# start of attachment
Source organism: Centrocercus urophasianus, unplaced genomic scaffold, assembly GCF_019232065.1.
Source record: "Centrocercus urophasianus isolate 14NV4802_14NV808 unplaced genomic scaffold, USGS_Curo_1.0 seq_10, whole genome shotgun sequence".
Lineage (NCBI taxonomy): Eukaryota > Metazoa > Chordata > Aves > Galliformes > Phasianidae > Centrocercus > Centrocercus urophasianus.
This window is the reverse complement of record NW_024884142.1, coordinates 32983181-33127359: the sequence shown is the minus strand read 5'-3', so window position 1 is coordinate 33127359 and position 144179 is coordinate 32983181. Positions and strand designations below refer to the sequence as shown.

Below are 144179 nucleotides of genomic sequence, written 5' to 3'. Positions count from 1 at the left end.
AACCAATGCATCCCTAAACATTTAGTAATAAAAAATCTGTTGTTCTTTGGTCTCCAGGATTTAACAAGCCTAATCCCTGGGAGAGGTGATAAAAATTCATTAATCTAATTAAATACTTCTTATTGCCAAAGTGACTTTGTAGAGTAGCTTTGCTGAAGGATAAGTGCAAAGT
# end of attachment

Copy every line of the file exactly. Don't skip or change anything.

Source organism: Centrocercus urophasianus, unplaced genomic scaffold, assembly GCF_019232065.1.
Source record: "Centrocercus urophasianus isolate 14NV4802_14NV808 unplaced genomic scaffold, USGS_Curo_1.0 seq_10, whole genome shotgun sequence".
Lineage (NCBI taxonomy): Eukaryota > Metazoa > Chordata > Aves > Galliformes > Phasianidae > Centrocercus > Centrocercus urophasianus.
This window is the reverse complement of record NW_024884142.1, coordinates 32983181-33127359: the sequence shown is the minus strand read 5'-3', so window position 1 is coordinate 33127359 and position 144179 is coordinate 32983181. Positions and strand designations below refer to the sequence as shown.

Below are 144179 nucleotides of genomic sequence, written 5' to 3'. Positions count from 1 at the left end.
AACCAATGCATCCCTAAACATTTAGTAATAAAAAATCTGTTGTTCTTTGGTCTCCAGGATTTAACAAGCCTAATCCCTGGGAGAGGTGATAAAAATTCATTAATCTAATTAAATACTTCTTATTGCCAAAGTGACTTTGTAGAGTAGCTTTGCTGAAGGATAAGTGCAAAGT